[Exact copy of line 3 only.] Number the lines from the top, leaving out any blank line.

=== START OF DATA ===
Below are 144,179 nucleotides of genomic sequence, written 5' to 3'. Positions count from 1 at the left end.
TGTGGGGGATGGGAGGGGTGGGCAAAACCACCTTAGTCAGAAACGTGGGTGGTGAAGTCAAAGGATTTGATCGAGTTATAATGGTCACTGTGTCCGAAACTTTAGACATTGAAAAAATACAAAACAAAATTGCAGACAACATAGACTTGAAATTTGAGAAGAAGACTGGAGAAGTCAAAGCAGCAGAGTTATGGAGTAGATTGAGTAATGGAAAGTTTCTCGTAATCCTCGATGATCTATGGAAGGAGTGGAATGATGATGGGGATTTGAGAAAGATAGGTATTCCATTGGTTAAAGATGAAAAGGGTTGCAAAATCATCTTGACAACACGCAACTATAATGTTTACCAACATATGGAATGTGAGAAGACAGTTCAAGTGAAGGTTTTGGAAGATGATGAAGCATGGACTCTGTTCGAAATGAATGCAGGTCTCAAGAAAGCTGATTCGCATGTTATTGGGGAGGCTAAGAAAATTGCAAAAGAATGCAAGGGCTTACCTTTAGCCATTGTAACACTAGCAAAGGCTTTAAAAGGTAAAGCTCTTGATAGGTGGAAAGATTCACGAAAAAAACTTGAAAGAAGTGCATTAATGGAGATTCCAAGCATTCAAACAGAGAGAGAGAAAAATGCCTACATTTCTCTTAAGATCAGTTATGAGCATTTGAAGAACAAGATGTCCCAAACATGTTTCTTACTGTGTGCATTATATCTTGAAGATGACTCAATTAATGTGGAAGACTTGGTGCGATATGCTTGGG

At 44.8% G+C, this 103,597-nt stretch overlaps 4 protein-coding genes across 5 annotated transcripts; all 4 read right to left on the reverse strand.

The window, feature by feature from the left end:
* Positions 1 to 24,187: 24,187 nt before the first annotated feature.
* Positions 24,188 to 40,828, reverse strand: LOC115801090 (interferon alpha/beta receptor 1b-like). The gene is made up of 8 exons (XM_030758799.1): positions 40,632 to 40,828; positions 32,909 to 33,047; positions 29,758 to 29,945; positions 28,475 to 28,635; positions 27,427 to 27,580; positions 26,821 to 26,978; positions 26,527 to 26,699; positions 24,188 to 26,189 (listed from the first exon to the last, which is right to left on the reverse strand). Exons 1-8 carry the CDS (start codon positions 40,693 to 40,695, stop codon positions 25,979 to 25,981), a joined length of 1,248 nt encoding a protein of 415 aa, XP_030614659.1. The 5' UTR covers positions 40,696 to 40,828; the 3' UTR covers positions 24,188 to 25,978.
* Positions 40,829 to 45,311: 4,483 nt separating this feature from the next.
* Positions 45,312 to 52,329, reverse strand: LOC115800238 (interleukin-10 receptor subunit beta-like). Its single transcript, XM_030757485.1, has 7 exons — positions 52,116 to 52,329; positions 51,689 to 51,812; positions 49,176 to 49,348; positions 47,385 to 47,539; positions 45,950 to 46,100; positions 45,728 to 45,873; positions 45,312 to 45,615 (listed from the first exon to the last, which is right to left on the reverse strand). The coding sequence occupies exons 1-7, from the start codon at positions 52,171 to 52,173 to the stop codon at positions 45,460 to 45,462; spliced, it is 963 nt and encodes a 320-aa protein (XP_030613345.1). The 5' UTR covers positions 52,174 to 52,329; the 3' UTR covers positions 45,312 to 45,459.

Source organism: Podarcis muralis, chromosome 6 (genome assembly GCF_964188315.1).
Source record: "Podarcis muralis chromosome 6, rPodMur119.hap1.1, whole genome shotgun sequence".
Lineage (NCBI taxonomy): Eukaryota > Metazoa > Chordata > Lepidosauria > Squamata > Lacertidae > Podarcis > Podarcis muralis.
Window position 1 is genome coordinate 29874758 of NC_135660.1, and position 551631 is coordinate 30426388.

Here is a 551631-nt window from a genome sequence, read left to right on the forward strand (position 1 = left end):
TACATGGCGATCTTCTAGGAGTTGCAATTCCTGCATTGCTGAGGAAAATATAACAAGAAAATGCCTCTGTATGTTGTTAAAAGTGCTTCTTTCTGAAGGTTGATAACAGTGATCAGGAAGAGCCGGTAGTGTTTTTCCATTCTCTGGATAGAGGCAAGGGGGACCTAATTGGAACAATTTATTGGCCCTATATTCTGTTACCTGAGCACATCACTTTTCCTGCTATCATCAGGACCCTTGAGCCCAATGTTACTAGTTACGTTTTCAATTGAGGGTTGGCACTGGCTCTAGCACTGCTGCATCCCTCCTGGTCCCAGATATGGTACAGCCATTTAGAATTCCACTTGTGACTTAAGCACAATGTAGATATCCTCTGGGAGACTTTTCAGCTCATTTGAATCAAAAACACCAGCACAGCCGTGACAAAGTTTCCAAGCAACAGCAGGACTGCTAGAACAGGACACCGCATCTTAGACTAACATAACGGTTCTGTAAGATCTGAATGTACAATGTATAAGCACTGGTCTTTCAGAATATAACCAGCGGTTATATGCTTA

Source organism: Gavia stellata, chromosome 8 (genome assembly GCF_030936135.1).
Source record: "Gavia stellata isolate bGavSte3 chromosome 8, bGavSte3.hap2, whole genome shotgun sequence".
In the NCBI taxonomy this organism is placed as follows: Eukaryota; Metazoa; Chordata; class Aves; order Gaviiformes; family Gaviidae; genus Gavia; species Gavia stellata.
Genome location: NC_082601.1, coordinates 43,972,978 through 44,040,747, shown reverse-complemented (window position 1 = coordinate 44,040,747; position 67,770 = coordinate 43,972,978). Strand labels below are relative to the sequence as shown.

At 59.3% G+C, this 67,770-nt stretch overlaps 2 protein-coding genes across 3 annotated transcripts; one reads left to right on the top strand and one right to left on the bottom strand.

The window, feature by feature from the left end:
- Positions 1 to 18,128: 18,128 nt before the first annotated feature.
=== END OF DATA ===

At 44.8% G+C, this 103,597-nt stretch overlaps 4 protein-coding genes across 5 annotated transcripts; all 4 read right to left on the reverse strand.